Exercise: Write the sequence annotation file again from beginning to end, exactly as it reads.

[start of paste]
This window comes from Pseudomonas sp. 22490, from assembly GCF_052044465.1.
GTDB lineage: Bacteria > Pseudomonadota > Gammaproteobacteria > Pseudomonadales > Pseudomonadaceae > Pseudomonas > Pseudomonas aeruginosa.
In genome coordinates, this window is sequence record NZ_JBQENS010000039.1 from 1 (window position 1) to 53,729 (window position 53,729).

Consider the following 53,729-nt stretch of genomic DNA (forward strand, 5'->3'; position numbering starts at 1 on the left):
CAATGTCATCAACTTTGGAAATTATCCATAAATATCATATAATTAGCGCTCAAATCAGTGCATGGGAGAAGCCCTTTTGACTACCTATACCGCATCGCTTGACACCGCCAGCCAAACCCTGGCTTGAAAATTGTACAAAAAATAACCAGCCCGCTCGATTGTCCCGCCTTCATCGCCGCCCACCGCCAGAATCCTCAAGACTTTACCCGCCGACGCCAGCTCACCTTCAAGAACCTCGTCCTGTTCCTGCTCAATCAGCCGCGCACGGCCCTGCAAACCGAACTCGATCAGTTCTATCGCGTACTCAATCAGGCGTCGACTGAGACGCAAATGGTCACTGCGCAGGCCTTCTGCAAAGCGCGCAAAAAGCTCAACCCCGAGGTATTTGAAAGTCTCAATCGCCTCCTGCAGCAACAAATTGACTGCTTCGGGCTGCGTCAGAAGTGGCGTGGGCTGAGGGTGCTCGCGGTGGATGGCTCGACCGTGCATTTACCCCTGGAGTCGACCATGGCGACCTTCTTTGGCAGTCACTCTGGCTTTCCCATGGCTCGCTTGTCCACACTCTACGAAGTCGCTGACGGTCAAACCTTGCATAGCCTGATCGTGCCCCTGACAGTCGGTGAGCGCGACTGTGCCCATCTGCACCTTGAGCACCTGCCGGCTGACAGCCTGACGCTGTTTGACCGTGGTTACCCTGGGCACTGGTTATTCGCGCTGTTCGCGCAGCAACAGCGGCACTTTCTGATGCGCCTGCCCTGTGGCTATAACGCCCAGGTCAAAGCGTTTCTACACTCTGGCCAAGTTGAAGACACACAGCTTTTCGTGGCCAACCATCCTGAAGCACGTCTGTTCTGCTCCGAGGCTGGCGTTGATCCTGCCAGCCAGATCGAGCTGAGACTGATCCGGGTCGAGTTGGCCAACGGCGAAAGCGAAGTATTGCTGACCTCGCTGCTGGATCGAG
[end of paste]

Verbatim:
This window comes from Pseudomonas sp. 22490, from assembly GCF_052044465.1.
GTDB lineage: Bacteria > Pseudomonadota > Gammaproteobacteria > Pseudomonadales > Pseudomonadaceae > Pseudomonas > Pseudomonas aeruginosa.
In genome coordinates, this window is sequence record NZ_JBQENS010000039.1 from 1 (window position 1) to 53,729 (window position 53,729).

Consider the following 53,729-nt stretch of genomic DNA (forward strand, 5'->3'; position numbering starts at 1 on the left):
CAATGTCATCAACTTTGGAAATTATCCATAAATATCATATAATTAGCGCTCAAATCAGTGCATGGGAGAAGCCCTTTTGACTACCTATACCGCATCGCTTGACACCGCCAGCCAAACCCTGGCTTGAAAATTGTACAAAAAATAACCAGCCCGCTCGATTGTCCCGCCTTCATCGCCGCCCACCGCCAGAATCCTCAAGACTTTACCCGCCGACGCCAGCTCACCTTCAAGAACCTCGTCCTGTTCCTGCTCAATCAGCCGCGCACGGCCCTGCAAACCGAACTCGATCAGTTCTATCGCGTACTCAATCAGGCGTCGACTGAGACGCAAATGGTCACTGCGCAGGCCTTCTGCAAAGCGCGCAAAAAGCTCAACCCCGAGGTATTTGAAAGTCTCAATCGCCTCCTGCAGCAACAAATTGACTGCTTCGGGCTGCGTCAGAAGTGGCGTGGGCTGAGGGTGCTCGCGGTGGATGGCTCGACCGTGCATTTACCCCTGGAGTCGACCATGGCGACCTTCTTTGGCAGTCACTCTGGCTTTCCCATGGCTCGCTTGTCCACACTCTACGAAGTCGCTGACGGTCAAACCTTGCATAGCCTGATCGTGCCCCTGACAGTCGGTGAGCGCGACTGTGCCCATCTGCACCTTGAGCACCTGCCGGCTGACAGCCTGACGCTGTTTGACCGTGGTTACCCTGGGCACTGGTTATTCGCGCTGTTCGCGCAGCAACAGCGGCACTTTCTGATGCGCCTGCCCTGTGGCTATAACGCCCAGGTCAAAGCGTTTCTACACTCTGGCCAAGTTGAAGACACACAGCTTTTCGTGGCCAACCATCCTGAAGCACGTCTGTTCTGCTCCGAGGCTGGCGTTGATCCTGCCAGCCAGATCGAGCTGAGACTGATCCGGGTCGAGTTGGCCAACGGCGAAAGCGAAGTATTGCTGACCTCGCTGCTGGATCGAG